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December 20, 2021

The Story Behind the Iconic ‘Queen II’ Album Cover, Which Was Inspired by a Similar Photograph of Marlene Dietrich

Queen II is the second studio album by the British rock band Queen. It was released on March 8, 1974 by EMI Records in the UK and by Elektra Records in the US. Described as “arguably the heaviest Queen album,” Queen II marked the end of the first phase of the band’s career.

The album combines a heavy rock sound with art rock and progressive rock elements, and has been called “a pillar of grandiose, assaultive hard rock” by the Rock and Roll Hall of Fame.

The cover of Queen II (1974).

Rock photographer Mick Rock was engaged to create the album’s artwork. In Rock’s words, the band wanted to “graft some of [the trademark] decadent ‘glam’ sensibility” of his previous work with artists such as David Bowie, Iggy Pop and Lou Reed. According to Rock, Queen were looking to grab people’s attention with the cover, especially since their first album had failed to do so. “They realised that if you could catch people’s eyes you could get them interested in the music.”

The brief he received from the band conceived a black and white theme for the album. The cover features a photograph described by VH1 as “Queen standing in diamond formation, heads tilted back like Easter Island statues” against a black background. The iconic chiaroscuro image of Queen was inspired by a similar photograph of Marlene Dietrich from the 1932 film Shanghai Express.

“And of course no one was ever more ‘glam’ than the divine Ms Dietrich,” Rock quipped. “It was just one of those flashes of inspiration that happens sometimes,” Rock explained. “There was a feeling that [echoing the Dietrich pose] might be pretentious,” but Rock convinced the band otherwise. “It made them look like much bigger a deal than they were at the time, but it was a true reflection of their music.”

“For the concept, I was feeding off the music and the band. They had no doubt they were going to make it big, so I felt it needed to have a certain grand quality. I’d come across a photo of Marlene Dietrich on the set of 1932’s Shanghai Express, and she was under a top light, with hood eyes, arms crossed, fingers spread. I showed Freddie the image and he loved it. So that was sold to the rest of the band as the basic idea.”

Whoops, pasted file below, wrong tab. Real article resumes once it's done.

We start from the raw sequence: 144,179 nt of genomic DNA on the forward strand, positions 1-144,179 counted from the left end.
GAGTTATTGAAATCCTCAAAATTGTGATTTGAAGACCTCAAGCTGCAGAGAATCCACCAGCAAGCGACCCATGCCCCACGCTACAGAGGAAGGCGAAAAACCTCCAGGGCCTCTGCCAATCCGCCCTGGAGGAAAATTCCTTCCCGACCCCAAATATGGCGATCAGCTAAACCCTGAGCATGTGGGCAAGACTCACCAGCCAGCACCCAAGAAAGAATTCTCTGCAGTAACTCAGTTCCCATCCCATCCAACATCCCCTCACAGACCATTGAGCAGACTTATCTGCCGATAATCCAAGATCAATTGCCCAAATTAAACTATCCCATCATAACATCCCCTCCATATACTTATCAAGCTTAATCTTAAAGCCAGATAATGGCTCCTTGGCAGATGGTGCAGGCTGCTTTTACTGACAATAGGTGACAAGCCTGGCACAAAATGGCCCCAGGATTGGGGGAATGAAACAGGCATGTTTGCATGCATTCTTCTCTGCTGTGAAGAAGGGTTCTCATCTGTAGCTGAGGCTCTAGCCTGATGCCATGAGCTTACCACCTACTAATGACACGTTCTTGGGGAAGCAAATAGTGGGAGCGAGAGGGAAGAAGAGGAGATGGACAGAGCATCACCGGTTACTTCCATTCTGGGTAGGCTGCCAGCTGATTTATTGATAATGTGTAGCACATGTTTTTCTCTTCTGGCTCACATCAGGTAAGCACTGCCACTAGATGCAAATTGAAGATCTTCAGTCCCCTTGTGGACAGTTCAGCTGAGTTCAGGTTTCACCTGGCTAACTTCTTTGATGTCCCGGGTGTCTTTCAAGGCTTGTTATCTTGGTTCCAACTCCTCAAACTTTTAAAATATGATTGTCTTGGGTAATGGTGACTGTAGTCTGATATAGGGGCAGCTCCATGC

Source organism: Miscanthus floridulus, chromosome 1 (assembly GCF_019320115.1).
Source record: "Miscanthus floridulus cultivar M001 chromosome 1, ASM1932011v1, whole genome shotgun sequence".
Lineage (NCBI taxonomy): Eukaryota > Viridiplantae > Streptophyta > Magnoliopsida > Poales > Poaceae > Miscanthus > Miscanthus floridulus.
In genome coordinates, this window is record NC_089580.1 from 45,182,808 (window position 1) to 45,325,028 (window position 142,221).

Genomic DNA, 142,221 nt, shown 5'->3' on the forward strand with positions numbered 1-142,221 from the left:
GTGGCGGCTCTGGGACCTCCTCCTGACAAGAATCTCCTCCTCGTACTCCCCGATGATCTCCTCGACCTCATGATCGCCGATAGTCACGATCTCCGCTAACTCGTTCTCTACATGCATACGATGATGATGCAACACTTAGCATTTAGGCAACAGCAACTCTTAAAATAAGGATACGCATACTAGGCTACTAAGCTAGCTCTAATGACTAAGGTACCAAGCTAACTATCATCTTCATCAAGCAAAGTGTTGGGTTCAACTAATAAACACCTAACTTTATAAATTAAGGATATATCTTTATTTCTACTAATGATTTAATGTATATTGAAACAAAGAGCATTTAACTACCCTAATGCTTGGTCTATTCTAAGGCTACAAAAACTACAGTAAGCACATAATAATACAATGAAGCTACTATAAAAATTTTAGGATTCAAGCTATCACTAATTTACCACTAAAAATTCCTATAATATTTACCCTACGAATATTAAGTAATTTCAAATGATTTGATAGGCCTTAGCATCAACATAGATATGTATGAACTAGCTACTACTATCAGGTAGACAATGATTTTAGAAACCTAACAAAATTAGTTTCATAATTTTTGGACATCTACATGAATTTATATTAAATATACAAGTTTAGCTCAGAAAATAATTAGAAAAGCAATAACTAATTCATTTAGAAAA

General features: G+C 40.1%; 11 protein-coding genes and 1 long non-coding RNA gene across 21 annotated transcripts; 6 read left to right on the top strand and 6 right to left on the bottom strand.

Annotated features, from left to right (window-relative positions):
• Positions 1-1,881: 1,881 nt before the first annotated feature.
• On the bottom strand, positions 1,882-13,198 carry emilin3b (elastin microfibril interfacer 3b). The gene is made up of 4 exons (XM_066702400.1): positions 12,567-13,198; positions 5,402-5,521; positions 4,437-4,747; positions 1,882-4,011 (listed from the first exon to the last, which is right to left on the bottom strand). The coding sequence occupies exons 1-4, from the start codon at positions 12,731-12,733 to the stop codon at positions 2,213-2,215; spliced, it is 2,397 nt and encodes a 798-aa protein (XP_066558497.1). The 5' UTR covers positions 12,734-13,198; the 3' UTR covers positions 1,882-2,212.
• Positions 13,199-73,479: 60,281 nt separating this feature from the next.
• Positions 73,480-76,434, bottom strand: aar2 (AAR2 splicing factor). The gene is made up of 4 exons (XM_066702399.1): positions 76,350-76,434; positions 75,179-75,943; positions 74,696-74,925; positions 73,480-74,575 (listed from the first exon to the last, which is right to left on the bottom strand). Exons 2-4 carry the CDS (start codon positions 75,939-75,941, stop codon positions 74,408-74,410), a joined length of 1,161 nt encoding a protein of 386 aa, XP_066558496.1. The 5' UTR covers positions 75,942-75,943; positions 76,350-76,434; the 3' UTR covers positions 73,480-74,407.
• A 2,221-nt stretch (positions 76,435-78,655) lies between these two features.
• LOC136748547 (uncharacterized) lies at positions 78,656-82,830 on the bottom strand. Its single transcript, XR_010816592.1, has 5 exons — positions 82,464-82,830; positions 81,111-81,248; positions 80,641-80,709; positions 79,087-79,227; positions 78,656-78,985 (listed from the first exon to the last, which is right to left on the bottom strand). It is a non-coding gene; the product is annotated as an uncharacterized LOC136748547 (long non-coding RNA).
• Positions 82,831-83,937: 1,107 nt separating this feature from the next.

A photo of Marlene Dietrich on the set of 1932’s Shanghai Express. (Photographed by Don English)

“At the time, the band didn’t understand what went on in the studio, or about lighting, and I was running up and down on a ladder while they kept running back and forth to look in the mirror. It took a bit of fiddling to get them all arranged right. Brian May brought a veil that we put on his head for some shots, and we tried a few different hand arrangements from Freddie.

“Freddie was ecstatic with it. But there was some debate over whether it should be the white or the black shot that went on the cover. Someone had accused the band of being pretentious. Obviously, Freddie couldn’t give a damn, but it had stuck a bit with the others, and they thought the black shot was too strong, because they were an unknown band, and the black cover made it look like they were already there. But if Freddie wanted something, he could twist the others into it, and eventually they went along with it. And I know they’re glad they did…”

To expand on the black and white theme, Rock made a second image of the band, dressed in white against a white background, that was used in the album’s gatefold, advertising, and the “Seven Seas of Rhye” single sleeve.


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